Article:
full if they are to keep pace with the dear ones who, lifted into
the sunshine, are swiftly passing from glory unto glory.
She did not sit and think only of death-beds and 'last
words.' The darkness of the dying flesh may eclipse the light
of the passing soul—was there not gloom over all when One died on
Calvary?—and 'Eloi, Eloi, Lama Sabachthani!' was wrung from Him who
had overcome the world? She thought of sunny summer walks—of
mountain clambers, of merry winter nights. She laughed—yes,
once she laughed so that she heard herself—at the remembrance of an
old merry saying of one who had been for years in everlasting joy.
Some death-beds she did ponder over, where strength had been made
perfect in weakness, and the soul had visibly burned brighter in the
breaking of its lantern. Some last words she did dwell on,
flowers from Paradise which those just entering had thrown back upon
the watchers outside.
There were other memories too—stories, one story—which had
been bound up with her own life, and to which 'Finis' was not
written, but the end was torn away. The 'ends of the earth'
are so much farther off than the New Jerusalem, and the absent in
the flesh may be so drearily separated. It takes a really
higher faith to trust God for this world than for the next, because
this is a faith which must be all fact, without any dangerous
possibility of a mixture of fancy. Even Sarah Russell had
often to remind herself that
God is not only kind through us
He blesses, though we are not there;
For are not stranger skies as blue,
And are not stranger flowers as fair?
But to one truth she clung—and it kept her brave and bright—that we
only learn how to love from God Himself, and that our truest love is
barely a faint type of His!
Sarah Russell did not mean to sit long dreaming; she was a
woman of regular and orderly ways. But just as the most
methodical of us sit longer than we know, when dear friends meet and
heart histories are revealed, so the stream of her pleasant and
tender and sacred reverie swept Time swiftly past unheeded. The
bells began to ring—rang—she did not even notice when they ceased.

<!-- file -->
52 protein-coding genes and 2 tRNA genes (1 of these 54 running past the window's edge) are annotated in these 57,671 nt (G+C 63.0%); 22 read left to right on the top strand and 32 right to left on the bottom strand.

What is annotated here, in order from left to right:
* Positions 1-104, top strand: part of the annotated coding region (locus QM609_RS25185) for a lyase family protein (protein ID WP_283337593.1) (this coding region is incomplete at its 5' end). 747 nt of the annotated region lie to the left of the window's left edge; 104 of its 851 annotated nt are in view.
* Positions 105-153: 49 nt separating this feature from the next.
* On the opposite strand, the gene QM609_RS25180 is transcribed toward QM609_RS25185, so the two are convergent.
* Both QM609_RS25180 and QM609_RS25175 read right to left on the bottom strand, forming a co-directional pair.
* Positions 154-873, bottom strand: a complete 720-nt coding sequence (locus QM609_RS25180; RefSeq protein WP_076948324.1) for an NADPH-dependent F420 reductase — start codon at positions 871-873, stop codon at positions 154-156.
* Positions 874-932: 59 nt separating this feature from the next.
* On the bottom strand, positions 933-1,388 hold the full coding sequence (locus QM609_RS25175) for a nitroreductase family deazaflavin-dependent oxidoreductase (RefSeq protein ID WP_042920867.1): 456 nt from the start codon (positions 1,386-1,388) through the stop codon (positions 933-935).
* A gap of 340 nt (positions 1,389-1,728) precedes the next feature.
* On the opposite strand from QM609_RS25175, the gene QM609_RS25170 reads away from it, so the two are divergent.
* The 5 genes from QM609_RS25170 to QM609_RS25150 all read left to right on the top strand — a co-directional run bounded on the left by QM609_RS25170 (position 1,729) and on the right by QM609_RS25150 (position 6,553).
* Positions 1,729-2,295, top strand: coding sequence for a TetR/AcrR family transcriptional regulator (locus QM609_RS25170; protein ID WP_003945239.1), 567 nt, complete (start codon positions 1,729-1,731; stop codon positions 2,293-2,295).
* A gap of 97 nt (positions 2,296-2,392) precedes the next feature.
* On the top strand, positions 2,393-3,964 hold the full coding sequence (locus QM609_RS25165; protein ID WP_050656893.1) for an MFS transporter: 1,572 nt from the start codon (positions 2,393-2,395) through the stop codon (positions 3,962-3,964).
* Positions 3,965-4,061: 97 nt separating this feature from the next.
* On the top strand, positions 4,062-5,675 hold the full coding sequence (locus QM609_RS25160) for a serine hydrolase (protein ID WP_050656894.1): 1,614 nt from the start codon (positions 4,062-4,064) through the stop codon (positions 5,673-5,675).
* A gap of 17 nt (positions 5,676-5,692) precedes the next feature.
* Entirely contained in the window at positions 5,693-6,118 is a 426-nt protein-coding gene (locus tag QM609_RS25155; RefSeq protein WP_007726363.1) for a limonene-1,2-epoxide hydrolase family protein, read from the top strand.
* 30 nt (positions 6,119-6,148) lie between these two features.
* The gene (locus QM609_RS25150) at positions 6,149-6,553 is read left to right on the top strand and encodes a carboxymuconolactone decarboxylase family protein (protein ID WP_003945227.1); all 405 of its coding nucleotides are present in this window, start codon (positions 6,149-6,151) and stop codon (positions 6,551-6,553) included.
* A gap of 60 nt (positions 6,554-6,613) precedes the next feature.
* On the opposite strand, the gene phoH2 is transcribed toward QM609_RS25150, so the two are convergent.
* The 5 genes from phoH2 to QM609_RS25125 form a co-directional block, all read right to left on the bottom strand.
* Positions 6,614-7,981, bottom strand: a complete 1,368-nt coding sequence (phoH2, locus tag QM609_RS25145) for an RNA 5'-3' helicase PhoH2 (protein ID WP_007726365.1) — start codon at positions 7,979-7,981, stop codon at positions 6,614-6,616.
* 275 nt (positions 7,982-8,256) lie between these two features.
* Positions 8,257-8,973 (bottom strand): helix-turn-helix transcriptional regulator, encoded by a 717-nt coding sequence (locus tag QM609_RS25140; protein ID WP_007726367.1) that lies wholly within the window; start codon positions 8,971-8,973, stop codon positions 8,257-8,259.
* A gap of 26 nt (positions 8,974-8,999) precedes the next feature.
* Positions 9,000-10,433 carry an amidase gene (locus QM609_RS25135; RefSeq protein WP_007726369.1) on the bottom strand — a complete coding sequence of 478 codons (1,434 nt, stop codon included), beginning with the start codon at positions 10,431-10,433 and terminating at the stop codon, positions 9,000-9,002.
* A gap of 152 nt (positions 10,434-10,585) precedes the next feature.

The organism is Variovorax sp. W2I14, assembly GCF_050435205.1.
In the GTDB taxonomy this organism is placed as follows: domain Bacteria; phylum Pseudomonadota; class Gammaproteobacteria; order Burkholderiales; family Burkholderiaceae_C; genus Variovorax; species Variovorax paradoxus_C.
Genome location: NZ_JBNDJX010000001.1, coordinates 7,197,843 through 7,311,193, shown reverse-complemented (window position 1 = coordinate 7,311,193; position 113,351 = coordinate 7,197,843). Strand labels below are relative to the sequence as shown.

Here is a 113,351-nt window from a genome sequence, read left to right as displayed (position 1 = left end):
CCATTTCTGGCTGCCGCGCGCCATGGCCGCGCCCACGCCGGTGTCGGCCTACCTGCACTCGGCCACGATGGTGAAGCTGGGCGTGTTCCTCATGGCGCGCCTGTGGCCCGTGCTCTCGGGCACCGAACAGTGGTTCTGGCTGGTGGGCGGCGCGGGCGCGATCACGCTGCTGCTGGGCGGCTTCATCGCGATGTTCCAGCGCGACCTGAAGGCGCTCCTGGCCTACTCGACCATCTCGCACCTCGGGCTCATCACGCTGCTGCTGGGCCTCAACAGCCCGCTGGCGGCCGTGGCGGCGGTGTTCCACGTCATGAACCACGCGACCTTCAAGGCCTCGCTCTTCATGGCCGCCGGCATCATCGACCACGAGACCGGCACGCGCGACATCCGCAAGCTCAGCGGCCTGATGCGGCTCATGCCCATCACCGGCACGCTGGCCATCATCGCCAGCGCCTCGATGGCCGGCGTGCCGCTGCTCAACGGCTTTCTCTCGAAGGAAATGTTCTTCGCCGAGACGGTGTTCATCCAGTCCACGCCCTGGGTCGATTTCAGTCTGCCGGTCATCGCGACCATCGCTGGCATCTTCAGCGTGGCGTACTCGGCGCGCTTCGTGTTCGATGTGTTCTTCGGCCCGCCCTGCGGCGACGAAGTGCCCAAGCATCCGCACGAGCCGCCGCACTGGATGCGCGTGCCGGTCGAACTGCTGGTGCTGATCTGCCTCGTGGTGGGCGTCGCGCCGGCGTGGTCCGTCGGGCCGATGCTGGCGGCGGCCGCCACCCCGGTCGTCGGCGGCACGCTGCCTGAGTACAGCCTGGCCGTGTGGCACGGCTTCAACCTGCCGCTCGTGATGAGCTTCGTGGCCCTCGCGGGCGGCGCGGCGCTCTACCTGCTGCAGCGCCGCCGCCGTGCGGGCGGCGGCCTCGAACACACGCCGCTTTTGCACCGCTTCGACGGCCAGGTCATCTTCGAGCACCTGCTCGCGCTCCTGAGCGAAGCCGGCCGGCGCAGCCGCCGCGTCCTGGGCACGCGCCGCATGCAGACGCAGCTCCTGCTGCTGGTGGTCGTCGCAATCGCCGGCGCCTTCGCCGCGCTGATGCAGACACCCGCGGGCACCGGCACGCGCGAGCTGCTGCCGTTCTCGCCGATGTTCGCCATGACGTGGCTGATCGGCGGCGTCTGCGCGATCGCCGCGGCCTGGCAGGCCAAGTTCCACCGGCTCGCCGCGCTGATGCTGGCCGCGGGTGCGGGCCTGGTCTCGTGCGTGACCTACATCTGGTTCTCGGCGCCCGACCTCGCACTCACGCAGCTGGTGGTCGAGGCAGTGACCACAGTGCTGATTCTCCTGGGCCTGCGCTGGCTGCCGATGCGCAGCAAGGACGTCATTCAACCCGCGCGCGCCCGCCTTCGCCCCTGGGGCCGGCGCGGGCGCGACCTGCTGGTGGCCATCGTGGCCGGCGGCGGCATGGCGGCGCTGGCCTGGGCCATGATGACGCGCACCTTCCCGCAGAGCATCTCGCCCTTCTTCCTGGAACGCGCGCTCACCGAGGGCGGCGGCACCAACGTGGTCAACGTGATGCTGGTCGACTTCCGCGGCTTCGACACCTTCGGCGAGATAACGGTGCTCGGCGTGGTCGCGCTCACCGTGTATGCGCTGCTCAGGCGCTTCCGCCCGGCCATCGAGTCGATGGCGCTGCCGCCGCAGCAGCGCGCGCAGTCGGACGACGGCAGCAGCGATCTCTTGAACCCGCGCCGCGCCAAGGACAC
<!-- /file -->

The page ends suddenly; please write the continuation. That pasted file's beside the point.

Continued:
The joy-bells of her own heart's love had been ringing in harmony
with them, and they still went on. It needed a discord to
rouse her. The discord came.
Only a slow shuffling step on the stair—a step that she did
not know—a step that seemed unused to stairs, and fell upon them
with an uncertain totter.
Only for less than a moment Sarah Russell's heart stood
still. Then she said to herself
'It is Mr. Halliwell!'
She sat motionless. Had she believed that it was a
disembodied soul returned to haunt the platform of its history she
would not have felt such awe and dread.
For was not this really 'a ghost?'—an unhappy soul, torn from
its place and its work, beating out its life in a horologe whose
signs and sounds were no longer displayed and struck in the visible
world? We need not go out of the flesh to be 'ghosts' in the
modern and ghastly meaning of something 'unknowing and unknown.'
She sat and listened. The step went down and down.
Then a door opened. She knew the sound; it was the
working-room door. A few minutes' pause, and it closed, and
another opened. It was the dining-room door this time.
Another pause, and it too was shut. With that strange mingling
of the practical which always dashes our most mysterious moods,
Sarah congratulated herself that Mrs. Stone locked her door, and
hoped that the good woman and the servant-girl were both lost in
The step slowly ascended the stairs. Sarah remembered
that both the drawing-room door and that of the spare bedroom stood
open. The unknown visitor went into the drawing-room, and
through the partition which divided it from her chamber she heard
the slow step go about, pausing before the portraits of strange
faces; puzzling out the engravings whose originals had grown famous
since he had been dead in life. Then he came out and went into
the other room, and stayed there long, and long, and long. She
wondered if he noticed the text above the mantel, and what he
thought of 'Nelly O'Brien,' and 'Monica and Augustine,' and 'The
The step came out again, and lingered for a moment outside
her door, but no hand was laid upon it. Sarah debated within
herself whether she should not go out and face the awful hermit and
break the black magic of his silence and solitude. But she
thought 'No.' For none can be led further than they will go:
no light will penetrate more than the curtain is withdrawn.
The spells of the soul are not broken in the breaking of their sign.
God's sun dawns gently, and makes us long for light before we have
it. It was enough for this time that he had wanted to look
upon a home, and that her doors had been open.
The step went up-stairs.
Sarah Russell had a picture of Mr. Halliwell in her mind. We